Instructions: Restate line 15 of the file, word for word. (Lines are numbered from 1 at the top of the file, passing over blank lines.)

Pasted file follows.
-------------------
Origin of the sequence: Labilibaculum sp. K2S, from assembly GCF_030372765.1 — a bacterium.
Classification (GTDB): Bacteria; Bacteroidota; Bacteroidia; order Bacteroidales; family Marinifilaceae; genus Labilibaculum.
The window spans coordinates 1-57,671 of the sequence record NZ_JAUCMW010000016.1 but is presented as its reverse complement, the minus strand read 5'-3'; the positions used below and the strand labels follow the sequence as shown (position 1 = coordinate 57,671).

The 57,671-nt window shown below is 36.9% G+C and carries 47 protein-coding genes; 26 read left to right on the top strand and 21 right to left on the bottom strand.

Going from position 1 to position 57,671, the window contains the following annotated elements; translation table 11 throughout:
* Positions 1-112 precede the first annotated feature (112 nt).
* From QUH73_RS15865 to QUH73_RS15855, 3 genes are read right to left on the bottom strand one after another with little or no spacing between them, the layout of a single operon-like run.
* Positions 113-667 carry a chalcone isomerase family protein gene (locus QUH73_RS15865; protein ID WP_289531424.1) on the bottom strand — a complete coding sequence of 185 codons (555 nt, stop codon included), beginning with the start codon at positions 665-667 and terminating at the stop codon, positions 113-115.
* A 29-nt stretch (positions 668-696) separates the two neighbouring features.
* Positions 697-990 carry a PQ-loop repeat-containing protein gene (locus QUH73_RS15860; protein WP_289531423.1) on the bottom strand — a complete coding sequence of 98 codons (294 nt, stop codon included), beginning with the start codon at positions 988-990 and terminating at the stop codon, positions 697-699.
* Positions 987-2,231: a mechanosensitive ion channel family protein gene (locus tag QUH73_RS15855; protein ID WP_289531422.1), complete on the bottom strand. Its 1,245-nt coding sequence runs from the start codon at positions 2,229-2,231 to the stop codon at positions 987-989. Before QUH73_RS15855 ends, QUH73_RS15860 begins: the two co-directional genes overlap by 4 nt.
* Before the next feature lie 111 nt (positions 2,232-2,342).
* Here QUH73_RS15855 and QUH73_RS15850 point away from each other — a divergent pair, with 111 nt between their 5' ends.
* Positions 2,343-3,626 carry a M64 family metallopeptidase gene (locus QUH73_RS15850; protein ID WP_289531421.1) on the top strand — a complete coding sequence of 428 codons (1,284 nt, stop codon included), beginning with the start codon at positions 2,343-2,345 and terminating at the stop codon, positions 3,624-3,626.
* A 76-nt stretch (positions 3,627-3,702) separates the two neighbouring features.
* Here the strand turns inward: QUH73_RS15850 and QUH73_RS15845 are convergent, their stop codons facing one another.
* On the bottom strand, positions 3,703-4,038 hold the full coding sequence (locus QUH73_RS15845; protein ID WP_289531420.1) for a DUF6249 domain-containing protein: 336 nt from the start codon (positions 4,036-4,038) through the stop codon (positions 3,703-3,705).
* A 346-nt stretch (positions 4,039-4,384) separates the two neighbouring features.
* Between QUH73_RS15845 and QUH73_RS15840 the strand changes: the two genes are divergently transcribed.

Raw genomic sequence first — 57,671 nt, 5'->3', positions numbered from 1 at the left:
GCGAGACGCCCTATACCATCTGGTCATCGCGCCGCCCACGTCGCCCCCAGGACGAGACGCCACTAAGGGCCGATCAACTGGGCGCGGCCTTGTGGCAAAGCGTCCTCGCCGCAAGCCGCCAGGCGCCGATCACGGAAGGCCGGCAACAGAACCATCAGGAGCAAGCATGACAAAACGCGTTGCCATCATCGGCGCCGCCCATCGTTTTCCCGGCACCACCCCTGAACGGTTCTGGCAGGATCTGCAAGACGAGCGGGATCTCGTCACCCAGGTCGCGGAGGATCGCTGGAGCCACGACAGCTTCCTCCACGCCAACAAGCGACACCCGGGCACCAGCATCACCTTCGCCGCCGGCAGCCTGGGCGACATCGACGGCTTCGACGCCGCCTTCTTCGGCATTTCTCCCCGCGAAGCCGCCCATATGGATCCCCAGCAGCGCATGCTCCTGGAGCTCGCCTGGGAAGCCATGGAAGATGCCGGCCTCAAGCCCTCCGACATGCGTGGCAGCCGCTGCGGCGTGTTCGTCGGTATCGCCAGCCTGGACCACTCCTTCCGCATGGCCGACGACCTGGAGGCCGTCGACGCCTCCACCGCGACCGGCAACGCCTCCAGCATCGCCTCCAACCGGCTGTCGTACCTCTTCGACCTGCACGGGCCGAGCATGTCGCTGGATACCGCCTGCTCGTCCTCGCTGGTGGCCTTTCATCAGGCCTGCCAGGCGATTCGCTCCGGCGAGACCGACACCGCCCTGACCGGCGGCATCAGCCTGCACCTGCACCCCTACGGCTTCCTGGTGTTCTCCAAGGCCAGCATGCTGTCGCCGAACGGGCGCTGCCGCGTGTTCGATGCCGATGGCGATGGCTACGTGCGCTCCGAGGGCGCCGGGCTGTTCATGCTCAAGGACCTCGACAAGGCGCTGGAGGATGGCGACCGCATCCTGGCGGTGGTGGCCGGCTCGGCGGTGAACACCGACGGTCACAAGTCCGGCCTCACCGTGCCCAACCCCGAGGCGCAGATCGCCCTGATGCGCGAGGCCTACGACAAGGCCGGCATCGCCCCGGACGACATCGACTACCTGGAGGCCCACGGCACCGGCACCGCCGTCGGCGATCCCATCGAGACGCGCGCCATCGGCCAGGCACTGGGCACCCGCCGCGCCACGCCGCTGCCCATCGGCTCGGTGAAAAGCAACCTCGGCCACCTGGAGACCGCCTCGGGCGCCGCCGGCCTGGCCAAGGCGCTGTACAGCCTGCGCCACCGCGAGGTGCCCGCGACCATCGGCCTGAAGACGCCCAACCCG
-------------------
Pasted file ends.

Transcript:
* A 76-nt stretch (positions 3,627-3,702) separates the two neighbouring features.